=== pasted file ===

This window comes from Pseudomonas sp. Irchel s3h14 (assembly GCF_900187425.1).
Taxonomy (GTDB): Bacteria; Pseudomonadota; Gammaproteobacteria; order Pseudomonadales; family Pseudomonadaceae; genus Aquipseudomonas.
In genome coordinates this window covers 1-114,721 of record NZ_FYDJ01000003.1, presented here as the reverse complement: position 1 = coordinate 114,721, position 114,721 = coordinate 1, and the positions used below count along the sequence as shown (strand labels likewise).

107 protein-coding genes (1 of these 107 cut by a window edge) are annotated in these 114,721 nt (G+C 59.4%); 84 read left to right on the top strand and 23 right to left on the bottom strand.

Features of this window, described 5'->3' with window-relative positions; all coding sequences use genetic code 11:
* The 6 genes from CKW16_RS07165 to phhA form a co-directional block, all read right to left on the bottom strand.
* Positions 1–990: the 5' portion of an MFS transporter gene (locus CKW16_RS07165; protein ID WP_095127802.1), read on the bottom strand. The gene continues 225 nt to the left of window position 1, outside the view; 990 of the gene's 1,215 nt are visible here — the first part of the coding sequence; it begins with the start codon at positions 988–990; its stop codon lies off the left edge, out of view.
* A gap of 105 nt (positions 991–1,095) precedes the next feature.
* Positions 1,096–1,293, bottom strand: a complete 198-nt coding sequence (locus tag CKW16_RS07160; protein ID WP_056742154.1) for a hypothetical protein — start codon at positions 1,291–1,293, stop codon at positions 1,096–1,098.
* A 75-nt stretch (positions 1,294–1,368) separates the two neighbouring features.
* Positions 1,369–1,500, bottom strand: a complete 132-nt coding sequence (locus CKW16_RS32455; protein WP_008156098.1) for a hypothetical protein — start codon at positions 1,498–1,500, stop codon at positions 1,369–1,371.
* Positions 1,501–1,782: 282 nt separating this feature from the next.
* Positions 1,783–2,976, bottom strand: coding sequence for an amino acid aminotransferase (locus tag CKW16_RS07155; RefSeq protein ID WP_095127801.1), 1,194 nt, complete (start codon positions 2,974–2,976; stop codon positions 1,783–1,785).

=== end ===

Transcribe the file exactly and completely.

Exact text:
This window comes from Pseudomonas sp. Irchel s3h14 (assembly GCF_900187425.1).
Taxonomy (GTDB): Bacteria; Pseudomonadota; Gammaproteobacteria; order Pseudomonadales; family Pseudomonadaceae; genus Aquipseudomonas.
In genome coordinates this window covers 1-114,721 of record NZ_FYDJ01000003.1, presented here as the reverse complement: position 1 = coordinate 114,721, position 114,721 = coordinate 1, and the positions used below count along the sequence as shown (strand labels likewise).

107 protein-coding genes (1 of these 107 cut by a window edge) are annotated in these 114,721 nt (G+C 59.4%); 84 read left to right on the top strand and 23 right to left on the bottom strand.

Features of this window, described 5'->3' with window-relative positions; all coding sequences use genetic code 11:
* The 6 genes from CKW16_RS07165 to phhA form a co-directional block, all read right to left on the bottom strand.
* Positions 1–990: the 5' portion of an MFS transporter gene (locus CKW16_RS07165; protein ID WP_095127802.1), read on the bottom strand. The gene continues 225 nt to the left of window position 1, outside the view; 990 of the gene's 1,215 nt are visible here — the first part of the coding sequence; it begins with the start codon at positions 988–990; its stop codon lies off the left edge, out of view.
* A gap of 105 nt (positions 991–1,095) precedes the next feature.
* Positions 1,096–1,293, bottom strand: a complete 198-nt coding sequence (locus tag CKW16_RS07160; protein ID WP_056742154.1) for a hypothetical protein — start codon at positions 1,291–1,293, stop codon at positions 1,096–1,098.
* A 75-nt stretch (positions 1,294–1,368) separates the two neighbouring features.
* Positions 1,369–1,500, bottom strand: a complete 132-nt coding sequence (locus CKW16_RS32455; protein WP_008156098.1) for a hypothetical protein — start codon at positions 1,498–1,500, stop codon at positions 1,369–1,371.
* Positions 1,501–1,782: 282 nt separating this feature from the next.
* Positions 1,783–2,976, bottom strand: coding sequence for an amino acid aminotransferase (locus tag CKW16_RS07155; RefSeq protein ID WP_095127801.1), 1,194 nt, complete (start codon positions 2,974–2,976; stop codon positions 1,783–1,785).